Back in March, my friend Kara and I tried to go to Porsena for dinner but, for reasons still unknown, couldn’t find it. After walking up and down the street more times than I care to admit, we convinced ourselves that it must be closed on Monday nights (it isn’t) and went to Peels instead. Ever since, I’ve been determined to eat there. So, when my brother was in town last Friday, I decided to take him to Porsena. Provided it wasn’t actually invisible, I figured it’d be the perfect spot for a “meet my new boyfriend” dinner. Plus, my brother’s allergic to the world and can pretty much only eat out at Italian restaurants. Two good excuses to go.
Tom wasn’t getting in until after 8 so I made a 9:30 reservation, in case I couldn’t find the restaurant again. #Planningahead. Turns out, 21 East 7th Street very much exists so we were right on time, and then proceeded to wait 45 minutes for a table. The host was apologetic, explaining over and over again that people were lingering, but didn’t offer us anything. No free dessert, no free round of drinks at the bar…come to think of it, he didn’t even suggest we wait at the bar. We did that on our own. I wouldn’t have minded as much if our reservation was at, say, 7:30, but we didn’t end up eating until almost quarter to 11. They should’ve made that up to us somehow.
We were so hungry by the time we were seated (we were actually considering eating the oranges on display at the podium) that the entire menu sounded amazing. After talking ourselves down from ordering one of everything, Tom settled on the Palermo market salad (romaine, cucumber, red onion, lemon, and oregano) and Nick and I decided to split the mussels and the olive oil-poached baby octopus to start. As Tom so eloquently put it when I asked him to take a picture of his salad, it was pretty much just “lettuce on a plate.” But he wanted something simple and healthy, so it was fine. The mussels, cooked in saffron and white wine and served with garlic toast, were delicious. Light and fresh. Nick thought the octopus had too much going on but I liked it; it had an almost charred flavor that I thought went well with the celery, chick peas, and olives. I agree with him, though, that it could’ve done without the orange slices.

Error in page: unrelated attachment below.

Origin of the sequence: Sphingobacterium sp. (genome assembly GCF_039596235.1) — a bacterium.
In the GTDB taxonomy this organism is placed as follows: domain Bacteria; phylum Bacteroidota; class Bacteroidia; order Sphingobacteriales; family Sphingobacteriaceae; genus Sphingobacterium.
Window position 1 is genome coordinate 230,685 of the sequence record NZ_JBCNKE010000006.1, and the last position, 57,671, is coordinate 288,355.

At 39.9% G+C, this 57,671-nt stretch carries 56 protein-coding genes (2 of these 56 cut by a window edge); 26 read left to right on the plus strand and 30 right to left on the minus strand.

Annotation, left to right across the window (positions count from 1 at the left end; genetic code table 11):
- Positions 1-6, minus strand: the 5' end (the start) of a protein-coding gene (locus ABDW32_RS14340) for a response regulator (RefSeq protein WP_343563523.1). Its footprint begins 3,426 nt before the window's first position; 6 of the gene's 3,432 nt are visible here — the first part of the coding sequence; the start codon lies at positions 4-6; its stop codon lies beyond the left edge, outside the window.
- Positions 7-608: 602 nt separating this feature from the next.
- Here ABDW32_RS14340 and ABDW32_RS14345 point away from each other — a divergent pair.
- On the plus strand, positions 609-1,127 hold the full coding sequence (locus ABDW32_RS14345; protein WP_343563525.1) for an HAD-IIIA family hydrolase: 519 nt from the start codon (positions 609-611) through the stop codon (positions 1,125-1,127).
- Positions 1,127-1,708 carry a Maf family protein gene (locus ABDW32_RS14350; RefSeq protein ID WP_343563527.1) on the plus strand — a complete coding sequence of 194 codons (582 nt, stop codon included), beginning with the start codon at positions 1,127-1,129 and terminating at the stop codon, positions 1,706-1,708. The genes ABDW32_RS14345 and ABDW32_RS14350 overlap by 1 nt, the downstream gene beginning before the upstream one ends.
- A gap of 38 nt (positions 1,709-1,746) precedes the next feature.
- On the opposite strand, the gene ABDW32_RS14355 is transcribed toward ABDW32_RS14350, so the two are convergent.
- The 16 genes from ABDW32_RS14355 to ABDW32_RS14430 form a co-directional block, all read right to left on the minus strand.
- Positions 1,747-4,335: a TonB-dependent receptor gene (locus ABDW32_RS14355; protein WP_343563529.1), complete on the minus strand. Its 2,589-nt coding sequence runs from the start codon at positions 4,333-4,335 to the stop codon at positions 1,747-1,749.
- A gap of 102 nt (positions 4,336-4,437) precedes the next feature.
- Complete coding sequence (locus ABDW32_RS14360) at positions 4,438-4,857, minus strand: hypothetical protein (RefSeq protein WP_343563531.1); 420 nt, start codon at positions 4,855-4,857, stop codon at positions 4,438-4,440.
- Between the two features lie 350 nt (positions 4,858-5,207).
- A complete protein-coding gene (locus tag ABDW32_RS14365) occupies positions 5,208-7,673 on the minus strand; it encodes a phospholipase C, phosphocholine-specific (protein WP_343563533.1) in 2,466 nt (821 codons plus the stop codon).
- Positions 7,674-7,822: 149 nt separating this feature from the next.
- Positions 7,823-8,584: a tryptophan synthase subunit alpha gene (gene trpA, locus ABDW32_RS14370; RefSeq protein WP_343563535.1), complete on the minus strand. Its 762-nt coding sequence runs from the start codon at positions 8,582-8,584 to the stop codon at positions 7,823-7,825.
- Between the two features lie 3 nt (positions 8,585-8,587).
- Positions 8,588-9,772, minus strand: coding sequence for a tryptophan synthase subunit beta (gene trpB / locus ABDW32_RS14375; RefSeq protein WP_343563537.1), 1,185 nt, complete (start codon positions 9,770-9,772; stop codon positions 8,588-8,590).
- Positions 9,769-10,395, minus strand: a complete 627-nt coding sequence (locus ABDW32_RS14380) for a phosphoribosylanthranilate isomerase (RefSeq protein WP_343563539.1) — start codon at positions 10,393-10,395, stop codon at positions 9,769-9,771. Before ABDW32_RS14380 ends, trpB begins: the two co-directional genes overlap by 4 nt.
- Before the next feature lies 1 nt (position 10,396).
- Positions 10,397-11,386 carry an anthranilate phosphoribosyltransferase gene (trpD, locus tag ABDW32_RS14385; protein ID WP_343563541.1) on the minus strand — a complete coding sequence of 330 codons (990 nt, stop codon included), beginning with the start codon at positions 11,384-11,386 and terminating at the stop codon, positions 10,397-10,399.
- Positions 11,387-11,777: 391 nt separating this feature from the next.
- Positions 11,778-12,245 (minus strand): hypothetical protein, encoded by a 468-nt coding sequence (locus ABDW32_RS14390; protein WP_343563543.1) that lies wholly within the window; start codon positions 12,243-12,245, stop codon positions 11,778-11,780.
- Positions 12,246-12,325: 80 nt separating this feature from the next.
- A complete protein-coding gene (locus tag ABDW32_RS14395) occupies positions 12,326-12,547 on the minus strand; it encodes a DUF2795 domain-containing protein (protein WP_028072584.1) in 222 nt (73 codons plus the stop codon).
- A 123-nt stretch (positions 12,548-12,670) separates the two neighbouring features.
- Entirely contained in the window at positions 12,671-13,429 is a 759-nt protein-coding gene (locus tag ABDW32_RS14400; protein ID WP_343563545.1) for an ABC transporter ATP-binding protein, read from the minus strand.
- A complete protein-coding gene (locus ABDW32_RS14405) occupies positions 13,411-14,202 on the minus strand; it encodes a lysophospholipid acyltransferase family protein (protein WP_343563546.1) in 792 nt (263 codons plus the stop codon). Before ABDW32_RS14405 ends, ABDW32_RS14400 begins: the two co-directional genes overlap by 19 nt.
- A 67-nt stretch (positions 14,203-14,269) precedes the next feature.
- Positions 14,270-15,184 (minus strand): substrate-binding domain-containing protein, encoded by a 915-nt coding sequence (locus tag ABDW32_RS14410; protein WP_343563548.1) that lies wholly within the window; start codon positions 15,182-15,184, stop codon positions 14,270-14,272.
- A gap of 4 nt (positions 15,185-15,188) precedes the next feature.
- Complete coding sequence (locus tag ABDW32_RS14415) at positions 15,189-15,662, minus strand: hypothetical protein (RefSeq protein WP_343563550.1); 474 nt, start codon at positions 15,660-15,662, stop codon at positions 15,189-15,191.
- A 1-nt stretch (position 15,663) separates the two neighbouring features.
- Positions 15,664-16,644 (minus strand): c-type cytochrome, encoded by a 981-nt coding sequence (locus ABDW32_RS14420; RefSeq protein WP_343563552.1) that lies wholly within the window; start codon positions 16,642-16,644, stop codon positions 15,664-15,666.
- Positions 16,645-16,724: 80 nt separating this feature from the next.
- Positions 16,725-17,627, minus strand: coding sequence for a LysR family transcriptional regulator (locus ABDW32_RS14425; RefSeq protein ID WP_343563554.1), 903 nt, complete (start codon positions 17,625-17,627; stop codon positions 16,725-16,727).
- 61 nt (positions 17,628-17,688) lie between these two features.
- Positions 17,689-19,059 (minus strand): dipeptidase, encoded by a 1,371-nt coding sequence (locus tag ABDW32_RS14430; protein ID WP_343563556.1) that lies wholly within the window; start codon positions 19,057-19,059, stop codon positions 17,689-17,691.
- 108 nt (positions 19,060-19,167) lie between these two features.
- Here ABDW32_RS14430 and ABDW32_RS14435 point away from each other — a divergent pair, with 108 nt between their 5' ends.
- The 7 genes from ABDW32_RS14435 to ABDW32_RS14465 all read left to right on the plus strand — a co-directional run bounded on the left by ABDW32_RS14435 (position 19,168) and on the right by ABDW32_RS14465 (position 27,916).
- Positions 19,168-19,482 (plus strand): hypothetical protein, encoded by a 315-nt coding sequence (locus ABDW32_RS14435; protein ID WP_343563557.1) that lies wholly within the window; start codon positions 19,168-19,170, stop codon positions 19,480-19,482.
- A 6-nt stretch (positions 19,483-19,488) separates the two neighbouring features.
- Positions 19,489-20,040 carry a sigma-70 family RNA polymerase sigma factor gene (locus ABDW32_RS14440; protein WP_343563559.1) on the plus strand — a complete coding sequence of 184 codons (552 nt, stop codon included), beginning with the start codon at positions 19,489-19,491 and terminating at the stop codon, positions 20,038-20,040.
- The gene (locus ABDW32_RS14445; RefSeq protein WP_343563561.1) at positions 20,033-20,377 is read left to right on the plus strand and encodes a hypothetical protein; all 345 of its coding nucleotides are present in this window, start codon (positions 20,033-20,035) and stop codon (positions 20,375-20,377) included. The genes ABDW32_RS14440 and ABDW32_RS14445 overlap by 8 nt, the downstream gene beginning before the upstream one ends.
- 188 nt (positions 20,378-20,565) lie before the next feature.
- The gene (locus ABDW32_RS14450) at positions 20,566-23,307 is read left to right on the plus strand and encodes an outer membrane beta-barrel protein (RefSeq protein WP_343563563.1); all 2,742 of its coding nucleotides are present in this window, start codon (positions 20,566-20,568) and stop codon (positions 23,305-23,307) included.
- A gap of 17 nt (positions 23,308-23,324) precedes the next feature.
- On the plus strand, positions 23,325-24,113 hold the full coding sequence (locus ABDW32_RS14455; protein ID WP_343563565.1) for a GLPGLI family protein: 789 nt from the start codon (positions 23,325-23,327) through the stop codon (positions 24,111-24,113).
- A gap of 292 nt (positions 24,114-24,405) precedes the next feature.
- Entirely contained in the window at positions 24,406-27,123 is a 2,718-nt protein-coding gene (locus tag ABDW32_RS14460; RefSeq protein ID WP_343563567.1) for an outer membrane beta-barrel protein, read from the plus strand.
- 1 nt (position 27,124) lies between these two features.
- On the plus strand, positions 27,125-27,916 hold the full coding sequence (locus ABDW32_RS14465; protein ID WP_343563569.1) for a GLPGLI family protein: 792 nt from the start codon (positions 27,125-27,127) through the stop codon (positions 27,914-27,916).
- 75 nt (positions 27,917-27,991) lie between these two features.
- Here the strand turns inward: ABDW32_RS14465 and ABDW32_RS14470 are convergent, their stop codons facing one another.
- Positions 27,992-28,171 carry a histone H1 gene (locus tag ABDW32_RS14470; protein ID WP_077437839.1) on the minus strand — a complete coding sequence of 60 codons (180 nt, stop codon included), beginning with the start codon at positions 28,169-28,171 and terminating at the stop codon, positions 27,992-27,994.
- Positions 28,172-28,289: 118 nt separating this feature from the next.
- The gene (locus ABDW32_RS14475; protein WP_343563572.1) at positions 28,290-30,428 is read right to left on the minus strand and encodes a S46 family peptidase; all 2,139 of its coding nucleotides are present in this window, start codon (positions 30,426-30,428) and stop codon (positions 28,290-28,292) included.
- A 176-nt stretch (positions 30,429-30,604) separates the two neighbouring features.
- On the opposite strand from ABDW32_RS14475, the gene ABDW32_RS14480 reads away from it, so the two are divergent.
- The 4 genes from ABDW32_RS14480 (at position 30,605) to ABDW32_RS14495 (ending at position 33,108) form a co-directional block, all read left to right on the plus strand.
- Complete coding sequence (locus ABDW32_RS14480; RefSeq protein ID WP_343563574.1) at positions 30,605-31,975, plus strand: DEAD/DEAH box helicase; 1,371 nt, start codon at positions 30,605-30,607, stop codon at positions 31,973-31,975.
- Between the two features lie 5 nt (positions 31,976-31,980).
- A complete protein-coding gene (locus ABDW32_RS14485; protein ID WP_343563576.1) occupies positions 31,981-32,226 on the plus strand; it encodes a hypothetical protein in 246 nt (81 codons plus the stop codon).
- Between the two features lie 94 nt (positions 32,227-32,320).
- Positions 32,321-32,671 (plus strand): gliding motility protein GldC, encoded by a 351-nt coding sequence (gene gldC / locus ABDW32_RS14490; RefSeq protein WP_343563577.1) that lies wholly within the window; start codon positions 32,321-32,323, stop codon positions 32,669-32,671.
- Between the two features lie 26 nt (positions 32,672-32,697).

Since Porsena is billed as a pasta-centric restaurant we all skipped the entrées and ordered our main courses from the “pasta” section of the menu. Tom got the pasta al ragu (maccheroncini with slow-cooked meat ragu) and Nick and I both got the anneloni con salsiccia e rape (ring-shaped pasta, spicy lamb sausage, and mustard greens). I didn’t try Tom’s dish but it looked awesome, with the sauce more meat than tomato. Mine was incredible. Anneloni has ridges on the inside of the loop, kind of like a backward rigatoni, so the sauce sticks to the pasta better. Each bite was chock full of creamy sauce, with a kick from the spicy sausage and bitter greens. And the pasta was cooked perfectly al dente, the way I like it best. Sooo good.
We were stuffed after scarfing down our meals so we passed on dessert but, in retrospect, I wish I’d ordered the chocolate walnut torta caprese. Seriously, how good does that sound? Regardless, I really enjoyed my meal. I obviously would’ve preferred to be seated on time but, besides that mishap, the service was good, very attentive. And the prices were extremely fair, especially on the wine list (most bottles were in the $30–$40 range). The restaurant itself is cute, a little cramped but cozy. It feels just like somewhere you could happen upon in Trastevere, with food to match. Definitely a good spot for a casual meal with friends or family.
Kara, one day I’ll show you that Porsena isn’t, in fact, like that place in Harry Potter that only wizards can see. And we’ll eat there together and it’ll be fabulous.
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